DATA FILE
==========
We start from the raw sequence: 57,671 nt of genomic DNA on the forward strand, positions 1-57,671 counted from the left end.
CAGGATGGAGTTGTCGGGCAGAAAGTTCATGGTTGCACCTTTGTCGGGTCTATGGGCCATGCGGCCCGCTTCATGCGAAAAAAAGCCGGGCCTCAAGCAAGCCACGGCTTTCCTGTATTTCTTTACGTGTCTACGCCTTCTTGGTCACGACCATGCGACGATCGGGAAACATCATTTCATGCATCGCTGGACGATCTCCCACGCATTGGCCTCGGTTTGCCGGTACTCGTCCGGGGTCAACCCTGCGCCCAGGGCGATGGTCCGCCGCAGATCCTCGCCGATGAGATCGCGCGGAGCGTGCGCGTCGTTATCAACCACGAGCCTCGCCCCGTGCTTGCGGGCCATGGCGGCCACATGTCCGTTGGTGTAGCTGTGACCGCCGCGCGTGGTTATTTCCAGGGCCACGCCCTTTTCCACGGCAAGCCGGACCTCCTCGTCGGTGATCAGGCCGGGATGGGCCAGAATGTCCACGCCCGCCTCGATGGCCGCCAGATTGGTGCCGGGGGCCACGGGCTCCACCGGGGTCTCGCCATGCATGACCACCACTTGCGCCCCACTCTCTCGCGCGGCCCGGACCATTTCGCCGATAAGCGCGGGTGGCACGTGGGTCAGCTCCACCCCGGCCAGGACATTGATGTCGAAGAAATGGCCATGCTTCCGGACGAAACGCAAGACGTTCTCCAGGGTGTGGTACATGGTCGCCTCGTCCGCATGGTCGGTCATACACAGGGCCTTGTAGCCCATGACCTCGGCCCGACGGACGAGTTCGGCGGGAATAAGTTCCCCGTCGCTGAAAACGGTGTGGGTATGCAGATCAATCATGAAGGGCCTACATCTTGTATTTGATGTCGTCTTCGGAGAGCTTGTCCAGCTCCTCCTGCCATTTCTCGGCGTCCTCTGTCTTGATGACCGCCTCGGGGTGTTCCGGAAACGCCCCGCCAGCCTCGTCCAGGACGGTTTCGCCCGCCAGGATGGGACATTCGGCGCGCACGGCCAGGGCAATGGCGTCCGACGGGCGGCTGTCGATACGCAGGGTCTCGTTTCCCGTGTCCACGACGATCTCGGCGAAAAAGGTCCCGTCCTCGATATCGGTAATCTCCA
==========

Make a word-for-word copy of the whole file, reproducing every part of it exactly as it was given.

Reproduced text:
We start from the raw sequence: 57,671 nt of genomic DNA on the forward strand, positions 1-57,671 counted from the left end.
CAGGATGGAGTTGTCGGGCAGAAAGTTCATGGTTGCACCTTTGTCGGGTCTATGGGCCATGCGGCCCGCTTCATGCGAAAAAAAGCCGGGCCTCAAGCAAGCCACGGCTTTCCTGTATTTCTTTACGTGTCTACGCCTTCTTGGTCACGACCATGCGACGATCGGGAAACATCATTTCATGCATCGCTGGACGATCTCCCACGCATTGGCCTCGGTTTGCCGGTACTCGTCCGGGGTCAACCCTGCGCCCAGGGCGATGGTCCGCCGCAGATCCTCGCCGATGAGATCGCGCGGAGCGTGCGCGTCGTTATCAACCACGAGCCTCGCCCCGTGCTTGCGGGCCATGGCGGCCACATGTCCGTTGGTGTAGCTGTGACCGCCGCGCGTGGTTATTTCCAGGGCCACGCCCTTTTCCACGGCAAGCCGGACCTCCTCGTCGGTGATCAGGCCGGGATGGGCCAGAATGTCCACGCCCGCCTCGATGGCCGCCAGATTGGTGCCGGGGGCCACGGGCTCCACCGGGGTCTCGCCATGCATGACCACCACTTGCGCCCCACTCTCTCGCGCGGCCCGGACCATTTCGCCGATAAGCGCGGGTGGCACGTGGGTCAGCTCCACCCCGGCCAGGACATTGATGTCGAAGAAATGGCCATGCTTCCGGACGAAACGCAAGACGTTCTCCAGGGTGTGGTACATGGTCGCCTCGTCCGCATGGTCGGTCATACACAGGGCCTTGTAGCCCATGACCTCGGCCCGACGGACGAGTTCGGCGGGAATAAGTTCCCCGTCGCTGAAAACGGTGTGGGTATGCAGATCAATCATGAAGGGCCTACATCTTGTATTTGATGTCGTCTTCGGAGAGCTTGTCCAGCTCCTCCTGCCATTTCTCGGCGTCCTCTGTCTTGATGACCGCCTCGGGGTGTTCCGGAAACGCCCCGCCAGCCTCGTCCAGGACGGTTTCGCCCGCCAGGATGGGACATTCGGCGCGCACGGCCAGGGCAATGGCGTCCGACGGGCGGCTGTCGATACGCAGGGTCTCGTTTCCCGTGTCCACGACGATCTCGGCGAAAAAGGTCCCGTCCTCGATATCGGTAATCTCCA